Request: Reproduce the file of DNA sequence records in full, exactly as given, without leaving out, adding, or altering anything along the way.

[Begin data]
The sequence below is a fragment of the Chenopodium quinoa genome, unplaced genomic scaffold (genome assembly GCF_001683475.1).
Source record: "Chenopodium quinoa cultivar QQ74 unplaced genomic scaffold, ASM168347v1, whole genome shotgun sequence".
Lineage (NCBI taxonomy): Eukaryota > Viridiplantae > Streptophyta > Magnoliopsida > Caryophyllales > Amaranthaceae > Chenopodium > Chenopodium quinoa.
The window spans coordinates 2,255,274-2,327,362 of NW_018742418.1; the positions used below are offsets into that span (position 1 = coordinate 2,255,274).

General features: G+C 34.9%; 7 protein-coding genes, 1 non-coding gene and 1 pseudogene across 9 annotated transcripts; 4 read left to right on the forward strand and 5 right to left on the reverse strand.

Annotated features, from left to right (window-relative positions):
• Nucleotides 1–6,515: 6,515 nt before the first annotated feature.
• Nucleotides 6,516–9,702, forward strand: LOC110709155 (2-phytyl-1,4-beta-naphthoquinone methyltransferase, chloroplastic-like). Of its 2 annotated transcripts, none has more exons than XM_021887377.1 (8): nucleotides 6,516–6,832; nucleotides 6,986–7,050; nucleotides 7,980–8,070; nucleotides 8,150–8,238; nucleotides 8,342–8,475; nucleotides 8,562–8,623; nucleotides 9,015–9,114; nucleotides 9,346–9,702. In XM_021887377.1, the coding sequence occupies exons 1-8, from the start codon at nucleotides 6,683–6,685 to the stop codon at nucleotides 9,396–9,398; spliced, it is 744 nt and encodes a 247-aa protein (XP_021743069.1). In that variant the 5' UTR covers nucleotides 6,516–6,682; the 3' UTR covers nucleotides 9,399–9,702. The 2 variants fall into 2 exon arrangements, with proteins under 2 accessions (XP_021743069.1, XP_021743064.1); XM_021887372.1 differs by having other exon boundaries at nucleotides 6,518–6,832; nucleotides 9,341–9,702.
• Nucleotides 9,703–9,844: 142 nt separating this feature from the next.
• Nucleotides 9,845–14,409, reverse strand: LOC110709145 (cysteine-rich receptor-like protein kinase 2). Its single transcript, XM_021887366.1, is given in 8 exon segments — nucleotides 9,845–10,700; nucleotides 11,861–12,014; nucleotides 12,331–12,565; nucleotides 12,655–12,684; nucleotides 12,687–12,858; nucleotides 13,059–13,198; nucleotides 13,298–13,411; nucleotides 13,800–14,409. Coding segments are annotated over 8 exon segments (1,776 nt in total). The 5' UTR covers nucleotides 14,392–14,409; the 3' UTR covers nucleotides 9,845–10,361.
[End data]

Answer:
The sequence below is a fragment of the Chenopodium quinoa genome, unplaced genomic scaffold (genome assembly GCF_001683475.1).
Source record: "Chenopodium quinoa cultivar QQ74 unplaced genomic scaffold, ASM168347v1, whole genome shotgun sequence".
Lineage (NCBI taxonomy): Eukaryota > Viridiplantae > Streptophyta > Magnoliopsida > Caryophyllales > Amaranthaceae > Chenopodium > Chenopodium quinoa.
The window spans coordinates 2,255,274-2,327,362 of NW_018742418.1; the positions used below are offsets into that span (position 1 = coordinate 2,255,274).

General features: G+C 34.9%; 7 protein-coding genes, 1 non-coding gene and 1 pseudogene across 9 annotated transcripts; 4 read left to right on the forward strand and 5 right to left on the reverse strand.

Annotated features, from left to right (window-relative positions):
• Nucleotides 1–6,515: 6,515 nt before the first annotated feature.
• Nucleotides 6,516–9,702, forward strand: LOC110709155 (2-phytyl-1,4-beta-naphthoquinone methyltransferase, chloroplastic-like). Of its 2 annotated transcripts, none has more exons than XM_021887377.1 (8): nucleotides 6,516–6,832; nucleotides 6,986–7,050; nucleotides 7,980–8,070; nucleotides 8,150–8,238; nucleotides 8,342–8,475; nucleotides 8,562–8,623; nucleotides 9,015–9,114; nucleotides 9,346–9,702. In XM_021887377.1, the coding sequence occupies exons 1-8, from the start codon at nucleotides 6,683–6,685 to the stop codon at nucleotides 9,396–9,398; spliced, it is 744 nt and encodes a 247-aa protein (XP_021743069.1). In that variant the 5' UTR covers nucleotides 6,516–6,682; the 3' UTR covers nucleotides 9,399–9,702. The 2 variants fall into 2 exon arrangements, with proteins under 2 accessions (XP_021743069.1, XP_021743064.1); XM_021887372.1 differs by having other exon boundaries at nucleotides 6,518–6,832; nucleotides 9,341–9,702.
• Nucleotides 9,703–9,844: 142 nt separating this feature from the next.
• Nucleotides 9,845–14,409, reverse strand: LOC110709145 (cysteine-rich receptor-like protein kinase 2). Its single transcript, XM_021887366.1, is given in 8 exon segments — nucleotides 9,845–10,700; nucleotides 11,861–12,014; nucleotides 12,331–12,565; nucleotides 12,655–12,684; nucleotides 12,687–12,858; nucleotides 13,059–13,198; nucleotides 13,298–13,411; nucleotides 13,800–14,409. Coding segments are annotated over 8 exon segments (1,776 nt in total). The 5' UTR covers nucleotides 14,392–14,409; the 3' UTR covers nucleotides 9,845–10,361.